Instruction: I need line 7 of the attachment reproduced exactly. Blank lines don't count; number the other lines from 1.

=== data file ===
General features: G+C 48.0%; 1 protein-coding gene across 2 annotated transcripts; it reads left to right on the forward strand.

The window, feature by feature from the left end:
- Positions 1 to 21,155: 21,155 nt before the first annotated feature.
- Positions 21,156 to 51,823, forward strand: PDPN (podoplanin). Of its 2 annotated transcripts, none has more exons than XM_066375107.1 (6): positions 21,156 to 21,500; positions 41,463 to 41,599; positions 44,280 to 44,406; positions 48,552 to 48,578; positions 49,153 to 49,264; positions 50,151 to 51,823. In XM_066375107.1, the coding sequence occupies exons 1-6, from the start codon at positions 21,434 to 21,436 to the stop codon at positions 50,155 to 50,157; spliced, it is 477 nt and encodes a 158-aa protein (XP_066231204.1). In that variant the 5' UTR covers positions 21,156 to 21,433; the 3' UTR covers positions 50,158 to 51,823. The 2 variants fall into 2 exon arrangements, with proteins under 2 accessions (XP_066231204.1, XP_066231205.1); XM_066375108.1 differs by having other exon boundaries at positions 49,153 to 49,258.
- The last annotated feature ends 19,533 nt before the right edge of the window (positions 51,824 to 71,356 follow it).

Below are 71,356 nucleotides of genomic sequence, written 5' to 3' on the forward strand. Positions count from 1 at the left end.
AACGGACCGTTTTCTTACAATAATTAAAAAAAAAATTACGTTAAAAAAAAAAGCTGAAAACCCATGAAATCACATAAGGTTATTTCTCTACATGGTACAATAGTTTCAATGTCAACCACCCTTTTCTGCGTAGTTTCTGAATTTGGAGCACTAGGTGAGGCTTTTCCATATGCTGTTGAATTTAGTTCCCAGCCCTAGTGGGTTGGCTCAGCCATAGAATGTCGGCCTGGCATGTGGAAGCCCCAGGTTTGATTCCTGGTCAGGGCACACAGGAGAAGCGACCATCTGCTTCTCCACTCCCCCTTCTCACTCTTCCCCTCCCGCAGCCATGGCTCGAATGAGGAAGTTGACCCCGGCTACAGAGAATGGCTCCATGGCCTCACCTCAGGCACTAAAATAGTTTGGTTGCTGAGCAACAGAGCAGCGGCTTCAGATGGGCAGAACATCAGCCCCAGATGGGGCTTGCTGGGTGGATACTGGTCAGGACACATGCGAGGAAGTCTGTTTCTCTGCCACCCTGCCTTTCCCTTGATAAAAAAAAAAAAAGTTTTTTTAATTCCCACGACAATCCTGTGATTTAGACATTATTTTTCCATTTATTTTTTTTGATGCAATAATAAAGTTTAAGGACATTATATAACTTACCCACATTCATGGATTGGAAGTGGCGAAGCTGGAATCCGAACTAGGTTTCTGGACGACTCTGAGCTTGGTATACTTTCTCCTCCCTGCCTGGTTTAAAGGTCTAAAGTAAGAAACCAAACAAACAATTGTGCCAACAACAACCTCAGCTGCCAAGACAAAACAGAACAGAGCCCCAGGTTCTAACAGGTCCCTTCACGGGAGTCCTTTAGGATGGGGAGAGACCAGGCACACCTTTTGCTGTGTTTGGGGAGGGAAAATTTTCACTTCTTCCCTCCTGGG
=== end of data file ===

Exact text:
AACGGACCGTTTTCTTACAATAATTAAAAAAAAAATTACGTTAAAAAAAAAAGCTGAAAACCCATGAAATCACATAAGGTTATTTCTCTACATGGTACAATAGTTTCAATGTCAACCACCCTTTTCTGCGTAGTTTCTGAATTTGGAGCACTAGGTGAGGCTTTTCCATATGCTGTTGAATTTAGTTCCCAGCCCTAGTGGGTTGGCTCAGCCATAGAATGTCGGCCTGGCATGTGGAAGCCCCAGGTTTGATTCCTGGTCAGGGCACACAGGAGAAGCGACCATCTGCTTCTCCACTCCCCCTTCTCACTCTTCCCCTCCCGCAGCCATGGCTCGAATGAGGAAGTTGACCCCGGCTACAGAGAATGGCTCCATGGCCTCACCTCAGGCACTAAAATAGTTTGGTTGCTGAGCAACAGAGCAGCGGCTTCAGATGGGCAGAACATCAGCCCCAGATGGGGCTTGCTGGGTGGATACTGGTCAGGACACATGCGAGGAAGTCTGTTTCTCTGCCACCCTGCCTTTCCCTTGATAAAAAAAAAAAAAGTTTTTTTAATTCCCACGACAATCCTGTGATTTAGACATTATTTTTCCATTTATTTTTTTTGATGCAATAATAAAGTTTAAGGACATTATATAACTTACCCACATTCATGGATTGGAAGTGGCGAAGCTGGAATCCGAACTAGGTTTCTGGACGACTCTGAGCTTGGTATACTTTCTCCTCCCTGCCTGGTTTAAAGGTCTAAAGTAAGAAACCAAACAAACAATTGTGCCAACAACAACCTCAGCTGCCAAGACAAAACAGAACAGAGCCCCAGGTTCTAACAGGTCCCTTCACGGGAGTCCTTTAGGATGGGGAGAGACCAGGCACACCTTTTGCTGTGTTTGGGGAGGGAAAATTTTCACTTCTTCCCTCCTGGG